Photo by Whitehorse Star
Mayor Dan Curtis
Photo by Whitehorse Star
Mayor Dan Curtis
As the new year begins, city council is gearing up for the final 10 months or so of its term, with municipal elections across the territory set for Oct. 18.
Mayor Dan Curtis says council is aiming to finish the term strong.
It’s continuing to focus on actions that align with priorities set out in its strategic plan: planning for growth, affordable housing, operational efficiencies and environmental health.
Along with that, Curtis said in an interview last Thursday, he hopes one particular matter that’s been “percolating” for some time will be among the issues to be dealt with – or at least direction taken on before the term ends.
Last fall, more than 600 people added their names to a petition led by the Skate For Life Alliance. It called on the city and territory to work together to transfer the land the only skatepark is on from the territory’s Department of Education to the city.
The petition argues that by securing the land, work could then begin on upgrading the outdated, deteriorated facility that has not seen any major changes since it was built in 1995.
The issue has been under discussion for a number of years.
In 2015, its location was the subject of debate when the current location (just across the Robert Campbell Bridge leading into Riverdale) was being eyed as the site for a new francophone high school.
That could have resulted in a new skatepark built elsewhere in the city.
Since then, though, those plans have been scrapped.
The Yukon Francophone School Board (CSFY) and territorial government have confirmed the proposed location for the new school as between the new F.H. Collins Secondary School and Selkirk Elementary School on Lewes Boulevard.
Last October, council voted in favour of having staff move forward on discussions with the Yukon government about the possibility of the city securing tenure to the skatepark land.
That parcel is currently part of the larger piece of educational reserve, which includes Selkirk Elementary and F.H. Collins.
A number of council members spoke last fall of the need for a rebuilt skatepark.
City staff confirmed that one of the goals of the Parks and Recreation Department is to offer “spontaneous recreation” activities – places where residents can be active – whether it’s sites like the skatepark for skateboarders and BMX riders or trails for walking, running and cycling or playgrounds for kids.
Council members also emphasized, though, that they don’t want the skatepark to be a major burden on taxpayers.
Estimates have pegged a potential rebuild of the park at about $500,000 for construction and between $4,000 and $5,000 annually on maintenance.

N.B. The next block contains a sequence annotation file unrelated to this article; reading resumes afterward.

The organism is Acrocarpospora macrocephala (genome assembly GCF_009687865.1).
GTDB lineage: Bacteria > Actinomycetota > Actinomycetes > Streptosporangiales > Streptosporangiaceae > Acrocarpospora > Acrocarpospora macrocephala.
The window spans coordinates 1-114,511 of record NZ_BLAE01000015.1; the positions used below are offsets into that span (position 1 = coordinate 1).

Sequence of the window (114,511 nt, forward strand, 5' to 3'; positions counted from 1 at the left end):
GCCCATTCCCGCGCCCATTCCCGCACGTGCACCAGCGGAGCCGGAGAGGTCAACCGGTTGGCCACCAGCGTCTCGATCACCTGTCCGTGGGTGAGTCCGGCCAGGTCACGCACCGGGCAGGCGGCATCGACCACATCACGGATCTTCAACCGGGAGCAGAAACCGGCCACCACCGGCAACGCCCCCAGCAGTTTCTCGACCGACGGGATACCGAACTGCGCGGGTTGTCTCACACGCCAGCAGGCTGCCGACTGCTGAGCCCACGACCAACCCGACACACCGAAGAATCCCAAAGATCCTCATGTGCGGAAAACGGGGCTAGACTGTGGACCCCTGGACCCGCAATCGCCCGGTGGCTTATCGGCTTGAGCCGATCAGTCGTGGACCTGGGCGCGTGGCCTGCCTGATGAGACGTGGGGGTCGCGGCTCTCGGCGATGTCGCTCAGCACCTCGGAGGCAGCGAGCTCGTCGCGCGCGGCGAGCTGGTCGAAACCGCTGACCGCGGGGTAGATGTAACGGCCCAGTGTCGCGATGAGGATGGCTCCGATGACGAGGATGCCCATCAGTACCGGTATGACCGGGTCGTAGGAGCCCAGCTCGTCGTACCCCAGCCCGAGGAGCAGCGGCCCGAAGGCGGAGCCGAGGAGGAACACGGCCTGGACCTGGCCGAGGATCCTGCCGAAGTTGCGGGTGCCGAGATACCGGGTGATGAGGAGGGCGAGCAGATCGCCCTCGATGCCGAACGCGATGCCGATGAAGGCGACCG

City staff have indicated there could be possibilities explored for outside funding sources.
The Skate For Life Alliance has also indicated it has heard of a potential substantial contribution being offered by an anonymous donor who’s been putting funding into a number of recreational facilities across the country.
City staff are scheduled to report back to council in the spring on the progress of its discussions with territorial officials.
Depending on those results, Curtis said, he’d ideally like to see if work can be done with a number of partners, including NGOs in the community, “to make something happen” this summer.
He cited the importance of having the city see to the needs of all its residents.
As the city continues moving into the new year, it’s also anticipated a new city manager will be hired.
Linda Rapp, the city’s director of community and recreation services, has been in the role of acting city manager since last March. That’s when the previous city manager, Christine Smith, was suddenly fired by council without cause.
Council has never publicly explained why it dismissed Smith.
Curtis said he anticipates an announcement on her successor coming “very, very soon.”
At the same time, he praised Rapp’s work, noting she has brought significant expertise to the acting position.
With council’s first meeting of the new year set for this evening, Curtis said he is looking forward to the coming months and the “good things” set to happen in the city in 2018.
He confirmed in 2017 that he will be seeking a third three-year term as mayor in October.
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